We all know that some amount of alcohol will be pilfered.  Don’t you love that word?  Pilfered.  Sounds like a mere pittance.  It is anything but.  As a rule of thumb, the cost of the theft will be about three times the cost of the alcohol that is, ah, pilfered.

If you’ve been following recent posts on my sister blog, Canadian Restaurateur, you may have noticed a theme. Theft.  All restaurateurs know that theft is a significant issue that requires our constant vigilance.  The cost of the stolen product is bad enough, but if you also have to pay tax (plus penalties and interest) on the retail value of the stolen product,  it becomes a huge issue.  Everyone knows it isn’t right that a restaurateur should have to pay tax “as if” the stolen alcohol had been sold. Unfortunately, that isn’t the way it works in most tax jurisdictions.

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Rampant Restaurant Fraud

The Canada Revenue Agency released some details of their 3-year pilot study (it was only supposed to run two years) of fraud in the restaurant industry.  While not many details were released, you can read the Globe and Mail article, Taxman finds rampant restaurant fraud.

The media’s interpretation of the details that were released is a bit misleading.  Of the 424 restaurants that were subject to scrutiny, it was determined that 143 of them exhibited evidence of fraud by erasing evidence of cash sales from their electronic POS systems.  This is how they arrive at the “one-third” of all restaurants fraudulently hide sales from the taxman. Further, almost $1 million of hidden sales were revealed for each fraudulent establishment ($141 million).

So what’s misleading about that?

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Disproving Audit Assumptions

During a typical audit, the tax auditor interviews the taxpayer about the business operations and various factors that influence sales, such as portion standards, selling prices, theft, spillage, own-use and over-pouring.  If the auditor exercises sound judgment, the taxpayer’s assertions will be considered prima facie evidence that the assumptions are reasonable in the circumstances.  These assumptions form the basis for most audit assessments of restaurants and bars.  What if they’re just plain wrong?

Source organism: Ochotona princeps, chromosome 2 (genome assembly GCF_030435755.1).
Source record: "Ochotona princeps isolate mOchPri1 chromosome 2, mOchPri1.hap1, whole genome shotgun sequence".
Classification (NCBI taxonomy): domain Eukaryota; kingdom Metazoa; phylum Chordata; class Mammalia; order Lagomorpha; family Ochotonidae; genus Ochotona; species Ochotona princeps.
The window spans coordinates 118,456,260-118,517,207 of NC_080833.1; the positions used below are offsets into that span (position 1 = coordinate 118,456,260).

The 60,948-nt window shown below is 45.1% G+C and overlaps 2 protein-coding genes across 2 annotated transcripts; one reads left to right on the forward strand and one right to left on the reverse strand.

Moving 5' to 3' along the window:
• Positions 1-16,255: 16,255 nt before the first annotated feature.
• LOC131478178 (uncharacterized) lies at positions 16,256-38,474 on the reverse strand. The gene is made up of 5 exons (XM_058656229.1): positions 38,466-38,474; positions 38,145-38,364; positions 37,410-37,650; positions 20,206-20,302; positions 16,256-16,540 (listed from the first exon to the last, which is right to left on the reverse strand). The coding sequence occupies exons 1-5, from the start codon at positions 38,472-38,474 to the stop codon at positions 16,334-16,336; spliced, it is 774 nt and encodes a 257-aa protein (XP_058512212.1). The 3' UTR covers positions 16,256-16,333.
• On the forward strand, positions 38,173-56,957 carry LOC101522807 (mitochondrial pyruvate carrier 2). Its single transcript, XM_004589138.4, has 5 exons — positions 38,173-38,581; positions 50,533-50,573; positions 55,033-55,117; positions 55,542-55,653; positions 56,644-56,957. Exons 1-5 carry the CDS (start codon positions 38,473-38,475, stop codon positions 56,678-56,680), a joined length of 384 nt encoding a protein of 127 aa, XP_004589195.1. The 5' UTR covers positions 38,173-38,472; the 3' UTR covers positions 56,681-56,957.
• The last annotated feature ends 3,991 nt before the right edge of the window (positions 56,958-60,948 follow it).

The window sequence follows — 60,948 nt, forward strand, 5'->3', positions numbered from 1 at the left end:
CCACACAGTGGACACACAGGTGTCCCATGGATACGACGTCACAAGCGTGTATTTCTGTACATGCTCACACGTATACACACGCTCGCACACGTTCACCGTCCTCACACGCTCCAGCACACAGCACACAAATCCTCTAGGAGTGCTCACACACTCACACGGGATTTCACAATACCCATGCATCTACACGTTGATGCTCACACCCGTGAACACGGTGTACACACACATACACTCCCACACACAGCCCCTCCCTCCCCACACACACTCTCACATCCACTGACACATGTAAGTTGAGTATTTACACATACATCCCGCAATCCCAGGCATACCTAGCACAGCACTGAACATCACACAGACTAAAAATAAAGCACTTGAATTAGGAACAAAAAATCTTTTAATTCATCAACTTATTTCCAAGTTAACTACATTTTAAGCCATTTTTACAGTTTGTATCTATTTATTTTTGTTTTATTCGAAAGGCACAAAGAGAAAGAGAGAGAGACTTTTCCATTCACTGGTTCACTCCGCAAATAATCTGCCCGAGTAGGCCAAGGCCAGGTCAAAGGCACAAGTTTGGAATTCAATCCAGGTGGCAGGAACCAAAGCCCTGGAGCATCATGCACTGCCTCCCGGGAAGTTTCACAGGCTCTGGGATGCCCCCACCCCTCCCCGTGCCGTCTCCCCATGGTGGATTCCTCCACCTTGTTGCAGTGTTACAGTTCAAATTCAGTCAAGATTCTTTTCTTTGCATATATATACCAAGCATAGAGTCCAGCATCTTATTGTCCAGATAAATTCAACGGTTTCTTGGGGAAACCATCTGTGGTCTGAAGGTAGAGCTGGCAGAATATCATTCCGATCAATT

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U.S. Tax Audits Draw Anger

So, what do we care about U.S. tax audits?  Plenty.  What happens in the U.S. (and abroad) tends to happen in Canada, too.

Recently, the New York State Department of Taxation and Finance hired 300 additional auditors in an effort to generate an additional $200 million of sales tax revenue.  While they say they’re just trying to make the system fair for all taxpayers, the reality is that auditors are becoming increasingly aggressive, and restaurants are high on the list of their targets.

As described in a recent article, Mark Supples, the owner of Mother’s restaurant in Allentown, spent five years and more than $150,000 fighting the state over claims that he owed more than $535,000 in sales taxes.  He commented, “They come in with the attitude that we’re automatically guilty, that we’re criminals, and that it’s just a question of how much we’ve stolen.”